When you receive such information every day, it begins to be perceived as something commonplace. But it is abnormal to become indifferent to pain and grief, to stop seeing real people, their broken lives and inverted fates behind the statistics.

And the eyewitnesses on the scene, who are filming everything on camera, although they could help? How can this be explained?

I want to believe that this is the very same psychological defense: you hide behind the camera and look at everything through the lens, as if watching a movie - this behavior can be considered a denial of reality, dissociation, regression. But this is an ineffective coping behavior. It's another matter when, for example, you went to first aid courses and you know how to help yourself and those around you in such situations.

How does our psyche adapt to the fact that emergencies are constantly happening around us?

Realizing all the risks, we continue to live with the hope that “this will definitely not happen to me specifically,” all terrible things happen somewhere and with someone. This is the illusion of our own immortality - one of those basic illusions that help us live, love, create families, plan, that is, feel the ground under our feet. It seems like you know that everyone dies and you will die someday, but this is still so long. And when an emergency happens nearby and suddenly, especially with those people with whom he was personally acquainted, or it happens before your eyes, then reality cruelly invades the world we have built. Sooner or later, each person is faced with the realization of his mortality, with the fact that this can happen at any moment and in the most unexpected way.

Another basic illusion is the illusion of justice in the world. It seems that we are not doing anything bad, which means that nothing terrible can happen. The moment comes when we finally realize that we cannot influence the most important thing - our own birth and our own death. Moreover, it is also impossible to hide and protect the most dear and beloved people from all worries and tragedies.

This has always been the case for as long as humanity has existed. For our loved ones, for ourselves, we do everything in our power. But we cannot change what is beyond our capabilities. We can only accept and learn to live with it.

Our plastic psyche adapts to almost any situation, and no matter what happens, after a certain time we return to normal life. For example, in the first days after the explosions in the metro, the number of people wishing to use this type of transport decreases sharply, but then everything returns to its usual framework. If adaptation did not occur, people would simply cease to exist, since they would not be able to create families, give birth to children, or strive for something. Basic illusions, psychological defenses, and coping strategies perform the protective function here.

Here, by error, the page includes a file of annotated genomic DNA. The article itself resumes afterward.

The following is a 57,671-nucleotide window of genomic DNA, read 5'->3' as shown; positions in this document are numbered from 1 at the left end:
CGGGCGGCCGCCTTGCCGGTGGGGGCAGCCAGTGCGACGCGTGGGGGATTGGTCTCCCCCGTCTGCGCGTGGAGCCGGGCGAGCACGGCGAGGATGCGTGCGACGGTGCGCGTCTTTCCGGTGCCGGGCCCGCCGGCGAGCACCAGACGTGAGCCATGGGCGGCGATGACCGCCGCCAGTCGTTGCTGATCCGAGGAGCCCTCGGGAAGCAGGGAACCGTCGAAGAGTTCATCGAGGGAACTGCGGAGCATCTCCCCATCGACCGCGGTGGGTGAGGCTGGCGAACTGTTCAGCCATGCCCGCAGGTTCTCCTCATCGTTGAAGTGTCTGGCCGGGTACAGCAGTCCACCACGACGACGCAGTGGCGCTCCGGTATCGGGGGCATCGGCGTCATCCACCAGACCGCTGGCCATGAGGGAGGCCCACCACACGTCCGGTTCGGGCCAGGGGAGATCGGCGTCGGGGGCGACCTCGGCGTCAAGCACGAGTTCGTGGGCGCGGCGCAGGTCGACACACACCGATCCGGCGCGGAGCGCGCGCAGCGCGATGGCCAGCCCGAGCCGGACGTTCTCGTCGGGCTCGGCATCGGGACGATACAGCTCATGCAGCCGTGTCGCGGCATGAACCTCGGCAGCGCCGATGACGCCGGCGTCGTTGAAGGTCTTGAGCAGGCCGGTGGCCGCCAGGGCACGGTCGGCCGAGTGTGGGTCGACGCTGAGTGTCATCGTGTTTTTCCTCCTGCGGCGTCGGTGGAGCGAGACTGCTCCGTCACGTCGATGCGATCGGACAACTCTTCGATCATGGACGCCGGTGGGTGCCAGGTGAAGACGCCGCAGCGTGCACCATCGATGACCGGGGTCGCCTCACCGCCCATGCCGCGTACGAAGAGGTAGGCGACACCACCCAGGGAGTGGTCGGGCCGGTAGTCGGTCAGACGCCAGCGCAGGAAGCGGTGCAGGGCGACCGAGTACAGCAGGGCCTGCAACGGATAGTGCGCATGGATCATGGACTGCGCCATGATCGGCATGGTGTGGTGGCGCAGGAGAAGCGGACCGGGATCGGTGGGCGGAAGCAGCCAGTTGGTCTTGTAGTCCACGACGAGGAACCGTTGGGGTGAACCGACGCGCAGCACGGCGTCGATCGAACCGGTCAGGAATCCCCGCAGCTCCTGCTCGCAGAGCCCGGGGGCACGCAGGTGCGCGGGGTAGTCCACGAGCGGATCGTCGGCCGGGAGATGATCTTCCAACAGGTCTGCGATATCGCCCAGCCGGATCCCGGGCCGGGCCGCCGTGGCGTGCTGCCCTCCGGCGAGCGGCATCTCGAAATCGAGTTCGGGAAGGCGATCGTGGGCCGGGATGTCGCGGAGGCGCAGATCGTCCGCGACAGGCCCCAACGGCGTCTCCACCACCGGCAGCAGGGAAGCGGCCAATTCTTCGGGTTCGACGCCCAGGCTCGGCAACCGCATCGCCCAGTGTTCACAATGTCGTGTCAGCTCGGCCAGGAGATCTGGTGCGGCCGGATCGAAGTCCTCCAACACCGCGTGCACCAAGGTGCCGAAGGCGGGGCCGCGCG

Why does a man need fear?

Fear helps to avoid danger. But when he begins to own and manage, changes his usual way of life - this is already a problem. The further, the worse the situation - a person begins to derive for himself a secondary benefit from the current situation.

It sounds paradoxical, but he finds bonuses in his position. For example, he does not need to study, earn money, relatives try to be around more often, take care of, do not demand anything. In this situation, your own volitional decision, awareness of the problem and the desire to return to an active life are important. Only then will the help of a specialist be truly effective.

How do you tell your loved one that they need help?

Do not start with the words "you have obvious problems, you urgently need to see a psychologist, you are strange." If we say so, then there will be one reaction - defensive aggression, withdrawal. The victim will begin to defend their self, as they perceive this form of treatment not as caring, but rather as accusation and attacks.

Start a conversation with a story about yourself, about your feelings, about what exactly you are experiencing, seeing what is happening with your loved one.

This is the universal "I-message". For example, “I am worried about you, worried that you are sleeping anxiously, that you have begun to rarely leave the house, it became difficult for me to communicate with you, I want to support you, help you, but I don’t know how; what can I do for you to make you feel better? " Such words are listened to because they truly express concern and concern.

If a person feels that his loved ones are really worried, then he will begin to realize the situation as a problem and, perhaps, himself will turn to a psychologist